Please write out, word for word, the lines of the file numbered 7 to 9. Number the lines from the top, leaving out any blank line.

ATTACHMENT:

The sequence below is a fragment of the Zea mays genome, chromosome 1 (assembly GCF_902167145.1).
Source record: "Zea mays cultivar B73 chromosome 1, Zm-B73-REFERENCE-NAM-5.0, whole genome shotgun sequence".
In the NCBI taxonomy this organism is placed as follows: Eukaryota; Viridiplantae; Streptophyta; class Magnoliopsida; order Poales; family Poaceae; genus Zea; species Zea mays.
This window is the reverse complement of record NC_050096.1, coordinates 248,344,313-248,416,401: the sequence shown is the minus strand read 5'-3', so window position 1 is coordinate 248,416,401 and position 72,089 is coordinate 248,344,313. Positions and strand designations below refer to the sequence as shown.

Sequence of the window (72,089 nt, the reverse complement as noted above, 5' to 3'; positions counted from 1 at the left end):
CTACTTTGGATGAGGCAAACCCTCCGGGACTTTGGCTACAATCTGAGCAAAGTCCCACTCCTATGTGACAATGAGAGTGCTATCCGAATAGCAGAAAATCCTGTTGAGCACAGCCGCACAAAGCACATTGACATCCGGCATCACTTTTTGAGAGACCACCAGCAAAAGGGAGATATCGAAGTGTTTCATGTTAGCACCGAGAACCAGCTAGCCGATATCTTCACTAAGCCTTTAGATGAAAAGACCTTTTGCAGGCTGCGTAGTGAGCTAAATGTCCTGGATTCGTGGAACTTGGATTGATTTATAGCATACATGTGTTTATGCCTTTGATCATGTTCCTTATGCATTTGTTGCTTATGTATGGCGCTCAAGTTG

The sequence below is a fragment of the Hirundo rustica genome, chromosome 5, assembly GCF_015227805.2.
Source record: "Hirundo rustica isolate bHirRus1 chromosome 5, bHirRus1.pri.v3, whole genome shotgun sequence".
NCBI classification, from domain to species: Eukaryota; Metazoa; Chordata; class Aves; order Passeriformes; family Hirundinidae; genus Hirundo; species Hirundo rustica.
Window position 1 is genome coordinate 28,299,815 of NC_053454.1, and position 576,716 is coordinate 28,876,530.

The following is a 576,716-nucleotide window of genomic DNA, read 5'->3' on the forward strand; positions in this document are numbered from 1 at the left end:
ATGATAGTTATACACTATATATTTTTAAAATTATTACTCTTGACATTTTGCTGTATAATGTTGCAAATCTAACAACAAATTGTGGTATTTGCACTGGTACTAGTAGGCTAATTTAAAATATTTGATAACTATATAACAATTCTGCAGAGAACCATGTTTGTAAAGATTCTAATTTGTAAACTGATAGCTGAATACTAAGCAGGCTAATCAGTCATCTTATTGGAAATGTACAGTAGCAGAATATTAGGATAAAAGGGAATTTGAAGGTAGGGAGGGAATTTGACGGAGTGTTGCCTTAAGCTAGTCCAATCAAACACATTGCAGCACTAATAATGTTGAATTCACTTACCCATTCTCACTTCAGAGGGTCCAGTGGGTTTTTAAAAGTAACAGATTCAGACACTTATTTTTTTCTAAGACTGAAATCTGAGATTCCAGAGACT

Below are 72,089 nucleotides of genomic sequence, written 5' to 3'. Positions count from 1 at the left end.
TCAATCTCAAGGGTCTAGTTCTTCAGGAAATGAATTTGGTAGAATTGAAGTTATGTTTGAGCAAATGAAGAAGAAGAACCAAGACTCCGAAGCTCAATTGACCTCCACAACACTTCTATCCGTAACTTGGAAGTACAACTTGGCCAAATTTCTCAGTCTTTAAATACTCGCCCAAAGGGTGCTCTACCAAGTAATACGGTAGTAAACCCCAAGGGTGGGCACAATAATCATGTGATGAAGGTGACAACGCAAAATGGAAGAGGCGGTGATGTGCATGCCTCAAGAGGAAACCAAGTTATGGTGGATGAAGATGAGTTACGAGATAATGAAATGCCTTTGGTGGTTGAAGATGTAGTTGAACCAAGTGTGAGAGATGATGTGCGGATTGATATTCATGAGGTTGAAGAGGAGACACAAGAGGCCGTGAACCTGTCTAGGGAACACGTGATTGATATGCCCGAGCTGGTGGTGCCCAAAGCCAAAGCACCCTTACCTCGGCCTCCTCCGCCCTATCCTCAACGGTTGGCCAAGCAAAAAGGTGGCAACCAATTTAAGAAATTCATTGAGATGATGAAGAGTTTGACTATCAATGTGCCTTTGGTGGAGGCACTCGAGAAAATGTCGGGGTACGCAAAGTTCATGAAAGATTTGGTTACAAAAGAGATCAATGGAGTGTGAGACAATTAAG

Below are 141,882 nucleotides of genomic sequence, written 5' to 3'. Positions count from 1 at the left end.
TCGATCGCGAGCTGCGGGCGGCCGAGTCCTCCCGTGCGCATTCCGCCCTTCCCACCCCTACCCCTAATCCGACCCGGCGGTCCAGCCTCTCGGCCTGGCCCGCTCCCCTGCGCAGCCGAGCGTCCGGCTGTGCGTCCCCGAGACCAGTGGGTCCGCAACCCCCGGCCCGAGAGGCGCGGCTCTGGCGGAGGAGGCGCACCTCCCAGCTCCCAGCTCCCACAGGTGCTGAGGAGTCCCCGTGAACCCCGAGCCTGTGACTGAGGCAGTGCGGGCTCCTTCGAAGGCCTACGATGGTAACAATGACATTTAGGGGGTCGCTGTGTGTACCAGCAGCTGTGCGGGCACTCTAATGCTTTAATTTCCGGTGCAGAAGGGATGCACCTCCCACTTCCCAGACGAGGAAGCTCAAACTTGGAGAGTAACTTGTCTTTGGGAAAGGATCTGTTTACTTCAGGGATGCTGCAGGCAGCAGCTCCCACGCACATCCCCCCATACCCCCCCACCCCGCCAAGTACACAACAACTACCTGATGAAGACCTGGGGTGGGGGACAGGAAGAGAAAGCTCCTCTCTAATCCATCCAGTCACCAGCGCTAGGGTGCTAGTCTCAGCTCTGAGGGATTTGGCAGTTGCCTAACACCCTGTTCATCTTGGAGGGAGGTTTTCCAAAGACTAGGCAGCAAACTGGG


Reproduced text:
The sequence below is a fragment of the Hirundo rustica genome, chromosome 5, assembly GCF_015227805.2.
Source record: "Hirundo rustica isolate bHirRus1 chromosome 5, bHirRus1.pri.v3, whole genome shotgun sequence".
NCBI classification, from domain to species: Eukaryota; Metazoa; Chordata; class Aves; order Passeriformes; family Hirundinidae; genus Hirundo; species Hirundo rustica.